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River Wye: Phosphates

Question for Department for Environment, Food and Rural Affairs

UIN 185296, tabled on 21 April 2021

To ask the Secretary of State for Environment, Food and Rural Affairs, what steps his Department is taking to tackle phosphate pollution in the River Wye.

Answered on

26 April 2021

Defra is committed to improving our water environment and reducing the impact of excess nutrients, including on the River Wye.

Natural England, the Environment Agency and other partners, including Natural Resources Wales, have been working together through a Nutrient Management Board to find effective solutions and document these through an action plan which is currently being drafted. This will identify measures needed to both restore the site to favourable condition and seek to create capacity for development, without harming the natural environment.

Additionally, since 2016 the Environment Agency has been undertaking a significant amount of agricultural compliance and regulatory activity using satellite technology to identify and target locations at high risk of contributing to nutrient and soil pollution. This has been backed up by an extensive programme of advisory and support work delivered by Catchment Sensitive Farming and catchment partners such as the Wye and Usk Foundation and Herefordshire Wildlife Trust to improve agriculture sources of pollution to the River Wye.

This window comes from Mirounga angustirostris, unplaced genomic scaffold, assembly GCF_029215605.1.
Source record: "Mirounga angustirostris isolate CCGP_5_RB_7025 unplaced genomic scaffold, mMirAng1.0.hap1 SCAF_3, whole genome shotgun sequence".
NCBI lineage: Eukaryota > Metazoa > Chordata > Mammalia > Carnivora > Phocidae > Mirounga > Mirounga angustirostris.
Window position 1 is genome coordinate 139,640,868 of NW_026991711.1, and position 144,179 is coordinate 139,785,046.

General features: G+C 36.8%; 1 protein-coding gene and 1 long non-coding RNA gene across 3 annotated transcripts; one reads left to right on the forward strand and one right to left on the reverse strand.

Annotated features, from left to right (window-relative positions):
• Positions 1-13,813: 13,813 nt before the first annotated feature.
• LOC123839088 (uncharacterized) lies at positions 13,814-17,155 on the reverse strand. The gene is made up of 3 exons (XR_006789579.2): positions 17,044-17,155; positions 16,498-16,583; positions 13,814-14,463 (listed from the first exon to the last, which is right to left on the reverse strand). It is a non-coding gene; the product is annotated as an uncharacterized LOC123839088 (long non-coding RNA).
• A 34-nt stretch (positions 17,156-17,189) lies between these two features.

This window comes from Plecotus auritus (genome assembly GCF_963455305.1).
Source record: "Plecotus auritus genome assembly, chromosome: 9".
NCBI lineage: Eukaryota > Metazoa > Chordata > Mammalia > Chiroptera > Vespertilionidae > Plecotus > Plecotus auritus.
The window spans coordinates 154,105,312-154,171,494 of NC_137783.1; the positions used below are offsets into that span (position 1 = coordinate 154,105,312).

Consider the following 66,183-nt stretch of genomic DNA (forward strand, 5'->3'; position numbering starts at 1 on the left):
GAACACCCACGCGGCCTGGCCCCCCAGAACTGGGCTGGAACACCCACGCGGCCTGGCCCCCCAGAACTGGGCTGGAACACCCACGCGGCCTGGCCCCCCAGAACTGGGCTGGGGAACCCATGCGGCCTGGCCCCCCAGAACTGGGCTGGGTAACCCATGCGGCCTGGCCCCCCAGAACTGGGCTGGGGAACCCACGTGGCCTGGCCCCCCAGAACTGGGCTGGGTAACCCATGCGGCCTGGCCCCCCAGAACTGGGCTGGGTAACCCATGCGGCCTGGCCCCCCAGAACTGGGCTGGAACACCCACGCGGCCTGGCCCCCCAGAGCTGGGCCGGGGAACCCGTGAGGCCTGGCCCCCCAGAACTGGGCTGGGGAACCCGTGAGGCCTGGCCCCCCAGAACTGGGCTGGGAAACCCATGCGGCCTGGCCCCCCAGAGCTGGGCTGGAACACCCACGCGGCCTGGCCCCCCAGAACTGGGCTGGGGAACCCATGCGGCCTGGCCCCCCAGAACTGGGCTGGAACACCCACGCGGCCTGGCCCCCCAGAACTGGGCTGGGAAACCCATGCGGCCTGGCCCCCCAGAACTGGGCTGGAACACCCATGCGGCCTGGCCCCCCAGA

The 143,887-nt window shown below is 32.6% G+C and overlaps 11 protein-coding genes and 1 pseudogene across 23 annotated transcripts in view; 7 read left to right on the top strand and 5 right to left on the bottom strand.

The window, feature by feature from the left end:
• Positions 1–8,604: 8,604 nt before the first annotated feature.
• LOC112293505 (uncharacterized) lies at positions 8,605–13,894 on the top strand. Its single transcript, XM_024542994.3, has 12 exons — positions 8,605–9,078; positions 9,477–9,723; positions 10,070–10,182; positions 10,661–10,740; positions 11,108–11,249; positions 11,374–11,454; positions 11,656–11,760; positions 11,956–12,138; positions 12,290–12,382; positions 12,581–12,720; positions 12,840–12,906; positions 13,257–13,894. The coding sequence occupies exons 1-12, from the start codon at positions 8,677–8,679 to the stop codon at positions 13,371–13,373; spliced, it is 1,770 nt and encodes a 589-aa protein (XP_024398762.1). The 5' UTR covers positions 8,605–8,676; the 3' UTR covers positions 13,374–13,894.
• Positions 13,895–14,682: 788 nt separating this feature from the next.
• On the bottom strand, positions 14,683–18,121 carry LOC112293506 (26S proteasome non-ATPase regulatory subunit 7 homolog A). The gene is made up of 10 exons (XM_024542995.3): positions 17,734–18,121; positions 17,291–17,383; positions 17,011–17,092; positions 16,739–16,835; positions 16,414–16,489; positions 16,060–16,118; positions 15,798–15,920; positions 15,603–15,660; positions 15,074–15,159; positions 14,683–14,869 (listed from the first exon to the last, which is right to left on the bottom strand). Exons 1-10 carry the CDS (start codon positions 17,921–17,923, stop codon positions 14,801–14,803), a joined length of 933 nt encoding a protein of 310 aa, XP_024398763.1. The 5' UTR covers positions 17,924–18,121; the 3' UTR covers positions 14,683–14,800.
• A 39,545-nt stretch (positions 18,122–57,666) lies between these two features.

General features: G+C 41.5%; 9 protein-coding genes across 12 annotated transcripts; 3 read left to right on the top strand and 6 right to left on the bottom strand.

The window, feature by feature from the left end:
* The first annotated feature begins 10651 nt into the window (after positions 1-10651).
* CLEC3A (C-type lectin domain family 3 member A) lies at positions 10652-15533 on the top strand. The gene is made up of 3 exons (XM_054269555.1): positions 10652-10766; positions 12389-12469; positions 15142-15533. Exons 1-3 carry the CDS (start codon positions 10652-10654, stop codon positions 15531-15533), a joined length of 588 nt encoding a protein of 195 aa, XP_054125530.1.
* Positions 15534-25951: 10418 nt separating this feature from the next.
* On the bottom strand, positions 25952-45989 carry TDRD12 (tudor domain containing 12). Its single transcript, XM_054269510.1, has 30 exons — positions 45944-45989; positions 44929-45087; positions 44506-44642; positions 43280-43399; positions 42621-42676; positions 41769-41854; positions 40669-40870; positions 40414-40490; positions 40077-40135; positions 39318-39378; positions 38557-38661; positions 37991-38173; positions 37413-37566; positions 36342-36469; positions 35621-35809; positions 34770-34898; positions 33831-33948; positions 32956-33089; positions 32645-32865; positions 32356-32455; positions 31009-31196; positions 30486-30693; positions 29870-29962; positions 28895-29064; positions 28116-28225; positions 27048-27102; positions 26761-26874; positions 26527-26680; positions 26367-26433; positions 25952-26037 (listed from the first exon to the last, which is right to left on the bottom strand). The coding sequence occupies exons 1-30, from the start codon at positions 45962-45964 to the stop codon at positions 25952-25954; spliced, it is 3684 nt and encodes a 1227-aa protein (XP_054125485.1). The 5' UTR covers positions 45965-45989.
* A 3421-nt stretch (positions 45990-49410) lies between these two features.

Furthermore, there is work underway to tackle phosphate pollution from waste water treatment in the River Wye through catchment partnerships. The Nutrient Management Board, Dwr Cymru Welsh Water and the recently announced Storm Overflows Task Force will seek to make further improvements in this space.

I accept that there is more to be done. As this is a devolved matter I, and officials in my department, remain engaged with our Welsh counterparts to align efforts on cross-border pollution issues and monitor progress closely.

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